NEW YORK - Oil prices were little changed on Friday as the market balanced a weaker U.S. dollar and mixed U.S. jobs reports, but both crude benchmarks ended the first week of the year lower due to global recession concerns.
Brent futures fell 12 cents, or 0.2%, to settle at $78.57 a barrel, while U.S. West Texas Intermediate (WTI) crude rose 10 cents, or 0.1%, to settle at $73.77.
For the week, both Brent and WTI were down over 8%, their biggest weekly dives to start the year since 2016. Both benchmarks had gained about 13% during the prior three weeks.
"The oil market might be regaining some composure following the bloodbath earlier this week, but the upside potential remains limited, at least in the near term. The economic outlook is clouded," PVM analyst Stephen Brennock said.
U.S. services industry activity in November contracted for the first time in more than 2-1/2 years, according to a report from the Institute for Supply Management (ISM).
But another report showed the U.S. economy added jobs at a solid clip in December, pushing the unemployment rate back to a pre-pandemic low of 3.5% as the labor market remains tight.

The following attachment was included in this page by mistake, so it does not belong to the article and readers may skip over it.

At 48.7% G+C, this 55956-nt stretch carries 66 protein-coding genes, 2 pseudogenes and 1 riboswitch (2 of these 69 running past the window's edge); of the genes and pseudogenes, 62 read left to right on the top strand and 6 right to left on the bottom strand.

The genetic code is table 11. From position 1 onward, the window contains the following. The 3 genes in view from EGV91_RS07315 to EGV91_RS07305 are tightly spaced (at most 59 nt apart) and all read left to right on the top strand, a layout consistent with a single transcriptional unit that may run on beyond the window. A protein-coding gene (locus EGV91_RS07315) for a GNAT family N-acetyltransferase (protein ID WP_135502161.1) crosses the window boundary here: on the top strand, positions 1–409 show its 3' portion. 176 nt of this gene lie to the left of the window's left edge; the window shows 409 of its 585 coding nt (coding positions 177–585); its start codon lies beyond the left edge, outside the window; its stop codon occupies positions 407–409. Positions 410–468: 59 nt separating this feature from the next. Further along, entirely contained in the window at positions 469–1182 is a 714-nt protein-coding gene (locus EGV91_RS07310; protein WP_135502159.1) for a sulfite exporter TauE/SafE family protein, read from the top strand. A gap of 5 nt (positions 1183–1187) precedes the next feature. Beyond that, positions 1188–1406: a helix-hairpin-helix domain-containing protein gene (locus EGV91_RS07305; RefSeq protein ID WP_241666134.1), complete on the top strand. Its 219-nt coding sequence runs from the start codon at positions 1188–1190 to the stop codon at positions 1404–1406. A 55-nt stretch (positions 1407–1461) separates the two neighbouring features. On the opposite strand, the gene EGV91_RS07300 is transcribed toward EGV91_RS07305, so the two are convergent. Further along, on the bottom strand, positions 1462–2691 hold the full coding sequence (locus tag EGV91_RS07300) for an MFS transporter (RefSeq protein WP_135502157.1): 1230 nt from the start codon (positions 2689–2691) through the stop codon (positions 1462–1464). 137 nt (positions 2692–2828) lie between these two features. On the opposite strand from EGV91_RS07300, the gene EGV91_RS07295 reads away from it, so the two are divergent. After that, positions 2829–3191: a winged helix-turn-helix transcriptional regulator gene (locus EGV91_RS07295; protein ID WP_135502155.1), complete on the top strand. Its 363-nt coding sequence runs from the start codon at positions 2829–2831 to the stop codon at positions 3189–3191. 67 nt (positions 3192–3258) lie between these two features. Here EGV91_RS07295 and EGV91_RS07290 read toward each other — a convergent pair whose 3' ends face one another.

That U.S. jobs report caused the U.S. dollar to fall and global stocks to rally as investors bet that inflation is easing and the U.S. Federal Reserve (Fed) need not be as aggressive as some feared.
A weaker dollar can boost demand for oil, as dollar-denominated commodities become cheaper for holders of other currencies.
Atlanta Federal Reserve (Fed) President Raphael Bostic said the latest U.S. jobs figures are another sign that the economy is gradually slowing and should that continue the Fed can step down to a quarter percentage point interest rate hike at its next policy meeting.
The world's top crude exporter, Saudi Arabia, lowered prices for the Arab light crude it sells to Asia to its lowest since November 2021 amid the global pressures hitting oil.
Stock markets in China, the world's largest crude oil importer, logged a five-day winning streak on Friday on investors' expectations that the Chinese economy would soon emerge from its COVID woes and stage a robust recovery in 2023.
But, more countries around the world are demanding visitors from China take COVID tests, days before China drops border controls and ushers in an eagerly awaited return to travel for a population that has been largely stuck at home for three years.
Euro zone inflation tumbled last month but underlying price pressures are still rising and economic growth indicators are surprisingly benign, suggesting that the European Central Bank will keep raising interest rates for months to come.
India's government expects economic growth to slow in the financial year ending March, as pandemic-related distortions ease and pent-up demand for goods levels out going into 2023.
(Reporting by Rowena Edwards in London, Emily Chow in Singapore and Scott DiSavino in New York; Editing by Marguerita Choy, Mark Porter and David Gregorio)